Thursday, 12 May 2016

Breaking Bad and Surplus Value

The marxist view of the world is centered around the concept of 'Surplus Value', a concept developed by Karl Marx in the mid-19th century. But the concept itself is quite familiar to most laymen and probably one of the reason the economically illiterate majority of people have an anti-market bias. Following my lame attempts of analysing power or economics using works of fiction for illustration, I'm gonna try to do the same thing for an episode - or scene really - of the popular series Breaking Bad.

As I noted earlier this week, anti-neoliberalism often base its critique on Marx-inspired ideas of exploitation, immiseration of the worker, detachment of productivity from wages etc. In a word, surplus extraction. Let's ignore the fact that most (if not all) predictions made on the basis of such reasoning has been debunked empirically, and even back in 1890 was debunked theoretically (see Böhm-Bawerk). Not that truth ever stopped people from engaging in seriously evil attempts at governing others or objecting towards this or that policy. The faster these misconceptions about the world can die out, the faster we can cast off the yoke of state bondage.

Short summary of Marx's surplus value:
m = c + v + s 
where m is selling price, c is constant capital (machinery, equipment, raw materials etc), v is variable capital (labour cost, which is labour's income: wages) and s is the profit, the surplus value. Since labour is the only source of value - or the only factor of production that can release the value embodied/stored in the constant capital c (since every c was once created through the same process, with c, v and s of its own), the existence of s means value is slowly siphoned off from workers who create value to owners of capital who don't.

Right. Now, I came for Breaking Bad and all I see is Marx - come ON!. On we go: In season 3, episode 9 ("Kafkaesque") of Breaking Bad, Jesse and Walter gets into an argument about numbers, revenue and surplus value. Not in those terms, of course, but it so obviously illustrated the point market-proponents have been making for well over a century that I couldn't resist.

Jesse is upset, because he ran the numbers in his feeble little mind, and found out that the 200 pounds of meth a week they are producing over 3 months (12 weeks), sells for $40k/pound on the market, computes to a total revenue of $96m dollars. For this production, Jesse & Walter are paid a meager 3 million dollars combined.
"That is messed up, yo!"
he concludes and sputters some insults about how unfair it is that the people who actually create the value don't earn the full value of their labour.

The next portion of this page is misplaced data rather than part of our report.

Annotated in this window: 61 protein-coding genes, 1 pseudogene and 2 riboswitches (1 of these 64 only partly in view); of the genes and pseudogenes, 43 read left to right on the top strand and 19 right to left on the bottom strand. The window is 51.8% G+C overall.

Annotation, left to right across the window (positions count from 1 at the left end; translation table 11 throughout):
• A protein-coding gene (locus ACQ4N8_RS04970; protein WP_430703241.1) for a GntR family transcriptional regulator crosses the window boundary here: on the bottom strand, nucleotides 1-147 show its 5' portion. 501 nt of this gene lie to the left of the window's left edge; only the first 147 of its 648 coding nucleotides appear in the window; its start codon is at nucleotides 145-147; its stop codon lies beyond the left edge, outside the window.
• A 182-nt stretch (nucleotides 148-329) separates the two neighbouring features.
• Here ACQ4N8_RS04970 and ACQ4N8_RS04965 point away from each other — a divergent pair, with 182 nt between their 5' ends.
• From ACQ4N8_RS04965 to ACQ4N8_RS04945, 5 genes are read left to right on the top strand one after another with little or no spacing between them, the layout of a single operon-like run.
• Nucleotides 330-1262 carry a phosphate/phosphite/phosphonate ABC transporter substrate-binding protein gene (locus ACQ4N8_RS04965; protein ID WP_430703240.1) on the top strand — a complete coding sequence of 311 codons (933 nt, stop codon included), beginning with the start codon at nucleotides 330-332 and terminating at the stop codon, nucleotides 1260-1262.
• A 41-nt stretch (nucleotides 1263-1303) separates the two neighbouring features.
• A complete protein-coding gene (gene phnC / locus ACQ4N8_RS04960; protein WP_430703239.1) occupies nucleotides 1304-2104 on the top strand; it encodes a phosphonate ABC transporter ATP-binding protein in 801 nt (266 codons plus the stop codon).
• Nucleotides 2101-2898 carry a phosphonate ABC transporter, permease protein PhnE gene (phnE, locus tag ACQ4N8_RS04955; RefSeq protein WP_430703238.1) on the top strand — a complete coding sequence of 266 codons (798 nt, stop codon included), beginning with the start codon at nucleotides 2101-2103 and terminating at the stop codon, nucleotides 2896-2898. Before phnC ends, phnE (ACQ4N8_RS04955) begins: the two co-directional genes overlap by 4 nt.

And here's the point Böhm-Bawerk and every market proponent since have elaborated for centuries: labour prefers this system over its alternative. Howso?

1) under this establishment, Walt & Jesse don't have to sneak around in chemical shops buying ingredients for producing meth or hide and service their moving lab (in a cleared-out RV). The entire supply chain is taken care of, they can focus on their comparative advantage if you wish: the process of making drugs.

2) the risk Walter & Jesse incurred from trying to sell all the meth they created, a process that previously got Combo (a friend of Jesse) killed in gang violence, and almost had them both killed by Tuco, almost completely avoided. By producing under Gus, in this new facility of theirs, they avoid all problems and risks of distribution. Of selling and unloading the product or even moving it around.

3) and this relates to Böhm-Bawerk's central point about time preference and interest rates: Jesse & Walter are paid up front (or after the 3 months are up, I can't remember), in any case they are paid before the products have been shipped off to the final consumer - something they could not have done on their own (where they obviously would have been paid after having sold the product). Again, Gus takes on the risks of getting caught, not being able to sell the product down the line, loosing parts of it from police actions etc.

That is, even though the existence of s, to speak Marx, of 96m minus 3m of v minus the cost of inputs and equipment (presumably less than 93m) would imply that labour is immiserated, Walter & Jesse are much better off. Not just because of scale, but in risks of getting killed, caught unloading, unpleasantness of enforcing payment, and time preference in waiting for revenue stream down the line etc.

That is, the 1% are not exploiting labour, even though there might be a surplus extracted from the labour process. On the contrary, the evil capitalists are helping labour. Something you can't really say about Marx...

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